Small number of industries involved in largest strikes
October 06, 2000
Three industries accounted for 13 of the 19 months between 1975 and 1997 in which strike activity had a very large effect on payroll employment estimates.
The telephone communications industry was involved in strikes that affected payroll employment estimates by more than 50,000 jobs in six months: August 1983, June 1986, and August through November 1989.
The coal mining industry was involved in large strikes in four months: December 1977, January 1978, and April-May 1981. Strikes among general building contractors had large effects on employment estimates in May 1975, July 1980, and June 1981.
The Current Employment Statistics program produces the monthly strike reports before that month’s survey data are compiled. Three major factors determine a strike’s impact on employment estimates: timing relative to the survey reference period, the industry code of establishments affected by the strike, and the actual presence or absence of the struck establishments in the survey sample. Read more about accounting for strikes in employment data in a technical note, "The impact of strikes on current employment statistics," by Karthik A. Rao, Monthly Labor Review, August 2000.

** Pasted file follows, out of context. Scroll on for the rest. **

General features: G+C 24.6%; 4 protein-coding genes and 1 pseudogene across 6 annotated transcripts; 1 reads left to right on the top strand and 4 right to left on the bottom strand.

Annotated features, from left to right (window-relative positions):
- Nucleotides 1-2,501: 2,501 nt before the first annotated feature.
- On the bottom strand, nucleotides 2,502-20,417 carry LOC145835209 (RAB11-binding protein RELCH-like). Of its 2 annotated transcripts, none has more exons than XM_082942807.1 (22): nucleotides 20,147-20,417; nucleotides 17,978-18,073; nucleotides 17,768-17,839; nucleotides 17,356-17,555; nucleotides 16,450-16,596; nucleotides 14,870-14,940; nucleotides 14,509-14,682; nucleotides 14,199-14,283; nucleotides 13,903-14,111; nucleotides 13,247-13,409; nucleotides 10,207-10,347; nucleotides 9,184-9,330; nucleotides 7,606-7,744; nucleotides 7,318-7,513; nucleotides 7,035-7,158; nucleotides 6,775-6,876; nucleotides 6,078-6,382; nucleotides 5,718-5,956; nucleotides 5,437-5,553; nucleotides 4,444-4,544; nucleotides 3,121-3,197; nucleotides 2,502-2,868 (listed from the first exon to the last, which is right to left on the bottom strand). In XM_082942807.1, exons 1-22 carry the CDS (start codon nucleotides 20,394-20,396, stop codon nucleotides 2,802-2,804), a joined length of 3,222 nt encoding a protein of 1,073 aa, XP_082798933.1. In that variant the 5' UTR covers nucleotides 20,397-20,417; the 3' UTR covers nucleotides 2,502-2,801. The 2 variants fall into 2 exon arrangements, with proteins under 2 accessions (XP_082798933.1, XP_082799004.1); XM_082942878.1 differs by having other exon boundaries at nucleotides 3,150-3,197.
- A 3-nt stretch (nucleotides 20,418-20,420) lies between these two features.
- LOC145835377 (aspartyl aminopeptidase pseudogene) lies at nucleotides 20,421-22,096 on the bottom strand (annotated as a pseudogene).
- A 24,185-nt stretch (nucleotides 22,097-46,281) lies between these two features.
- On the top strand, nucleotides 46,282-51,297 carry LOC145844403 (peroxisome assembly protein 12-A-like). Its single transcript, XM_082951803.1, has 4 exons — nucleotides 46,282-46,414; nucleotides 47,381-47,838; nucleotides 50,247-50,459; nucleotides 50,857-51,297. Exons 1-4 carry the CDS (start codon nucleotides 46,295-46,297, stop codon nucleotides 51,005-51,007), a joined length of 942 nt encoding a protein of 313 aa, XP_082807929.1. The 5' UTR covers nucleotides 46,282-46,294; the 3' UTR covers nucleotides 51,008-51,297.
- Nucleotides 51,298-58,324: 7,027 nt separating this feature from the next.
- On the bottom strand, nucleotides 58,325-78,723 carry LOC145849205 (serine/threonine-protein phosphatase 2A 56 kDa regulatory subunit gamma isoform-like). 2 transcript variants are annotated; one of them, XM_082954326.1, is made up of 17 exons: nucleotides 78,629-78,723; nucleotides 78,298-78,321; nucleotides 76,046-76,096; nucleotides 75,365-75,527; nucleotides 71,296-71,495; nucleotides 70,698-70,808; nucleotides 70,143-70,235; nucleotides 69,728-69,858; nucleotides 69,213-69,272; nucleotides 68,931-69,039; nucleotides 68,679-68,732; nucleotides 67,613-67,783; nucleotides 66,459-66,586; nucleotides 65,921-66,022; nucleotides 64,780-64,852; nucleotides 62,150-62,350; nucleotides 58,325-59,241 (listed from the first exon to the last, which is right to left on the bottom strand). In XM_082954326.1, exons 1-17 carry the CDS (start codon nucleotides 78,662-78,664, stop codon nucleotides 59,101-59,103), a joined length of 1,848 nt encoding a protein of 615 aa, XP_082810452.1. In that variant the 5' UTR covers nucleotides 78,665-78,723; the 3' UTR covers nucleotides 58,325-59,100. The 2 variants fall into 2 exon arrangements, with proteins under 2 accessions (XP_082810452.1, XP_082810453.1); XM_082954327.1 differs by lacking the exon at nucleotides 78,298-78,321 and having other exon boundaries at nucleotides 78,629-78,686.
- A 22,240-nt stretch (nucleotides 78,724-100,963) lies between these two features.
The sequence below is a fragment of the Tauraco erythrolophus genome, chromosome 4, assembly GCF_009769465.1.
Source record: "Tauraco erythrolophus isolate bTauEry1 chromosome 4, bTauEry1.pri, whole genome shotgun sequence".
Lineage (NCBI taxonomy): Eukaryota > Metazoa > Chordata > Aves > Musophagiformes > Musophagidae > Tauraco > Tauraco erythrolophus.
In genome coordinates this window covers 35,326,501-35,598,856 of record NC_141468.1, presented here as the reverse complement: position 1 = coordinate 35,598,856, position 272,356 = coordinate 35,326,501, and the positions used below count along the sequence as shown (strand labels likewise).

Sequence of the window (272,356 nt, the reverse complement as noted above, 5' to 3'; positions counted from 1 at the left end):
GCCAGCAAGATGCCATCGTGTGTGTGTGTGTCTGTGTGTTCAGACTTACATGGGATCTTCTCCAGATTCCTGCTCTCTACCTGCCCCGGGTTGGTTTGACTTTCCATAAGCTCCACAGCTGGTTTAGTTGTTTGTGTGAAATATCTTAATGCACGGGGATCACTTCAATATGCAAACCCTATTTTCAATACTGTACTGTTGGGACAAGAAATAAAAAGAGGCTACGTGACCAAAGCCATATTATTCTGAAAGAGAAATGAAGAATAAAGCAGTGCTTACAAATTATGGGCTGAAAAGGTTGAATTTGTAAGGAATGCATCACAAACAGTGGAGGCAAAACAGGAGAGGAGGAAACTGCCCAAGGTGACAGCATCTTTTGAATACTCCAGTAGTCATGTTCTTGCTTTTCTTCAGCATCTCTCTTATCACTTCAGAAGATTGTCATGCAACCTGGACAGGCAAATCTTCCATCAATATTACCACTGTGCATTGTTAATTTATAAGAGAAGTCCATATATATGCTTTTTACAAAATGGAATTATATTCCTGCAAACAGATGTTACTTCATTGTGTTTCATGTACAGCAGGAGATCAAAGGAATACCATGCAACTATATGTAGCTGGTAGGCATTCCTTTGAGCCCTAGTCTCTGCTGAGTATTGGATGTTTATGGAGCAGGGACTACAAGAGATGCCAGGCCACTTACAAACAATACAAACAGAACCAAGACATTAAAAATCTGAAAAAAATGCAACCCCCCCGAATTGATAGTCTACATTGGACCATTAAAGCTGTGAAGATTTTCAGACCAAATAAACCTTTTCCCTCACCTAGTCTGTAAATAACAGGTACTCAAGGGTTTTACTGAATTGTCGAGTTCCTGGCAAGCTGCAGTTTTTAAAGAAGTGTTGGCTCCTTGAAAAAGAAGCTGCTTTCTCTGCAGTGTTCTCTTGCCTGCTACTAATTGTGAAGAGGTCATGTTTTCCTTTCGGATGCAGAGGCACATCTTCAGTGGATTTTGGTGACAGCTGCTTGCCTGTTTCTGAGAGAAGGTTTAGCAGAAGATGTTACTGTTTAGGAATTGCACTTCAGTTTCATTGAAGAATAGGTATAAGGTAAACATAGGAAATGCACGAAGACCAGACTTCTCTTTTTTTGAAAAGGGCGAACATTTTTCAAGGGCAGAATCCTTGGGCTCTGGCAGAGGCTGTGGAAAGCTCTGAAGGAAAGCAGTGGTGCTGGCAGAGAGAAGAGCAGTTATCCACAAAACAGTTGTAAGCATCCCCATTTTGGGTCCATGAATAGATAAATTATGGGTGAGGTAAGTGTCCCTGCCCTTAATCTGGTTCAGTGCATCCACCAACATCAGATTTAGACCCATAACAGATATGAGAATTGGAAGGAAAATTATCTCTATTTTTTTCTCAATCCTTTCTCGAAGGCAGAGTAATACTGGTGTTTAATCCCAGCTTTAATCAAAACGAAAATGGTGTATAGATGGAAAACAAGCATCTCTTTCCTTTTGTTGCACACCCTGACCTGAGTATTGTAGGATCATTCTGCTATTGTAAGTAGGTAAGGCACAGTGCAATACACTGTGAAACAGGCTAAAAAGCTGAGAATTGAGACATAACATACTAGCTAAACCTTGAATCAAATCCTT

Bureau of Labor Statistics, U.S. Department of Labor, The Economics Daily, Small number of industries involved in largest strikes on the Internet at http://www.bls.gov/opub/ted/2000/oct/wk1/art05.htm (visited September 05, 2015).
Recent editions of Spotlight on Statistics
New estimates of personal taxes in Consumer Expenditure Survey
In 2013, the Consumer Expenditure Survey improved its personal tax data.
Trends in long-term unemployment
Long-term unemployment reached historically high levels following the recession of 2007–2009.
Housing: before, during, and after the Great Recession
looks at consumer expenditures on household items, employment in residential construction, prices for household items, and injuries in occupations involved in building and maintaining our homes.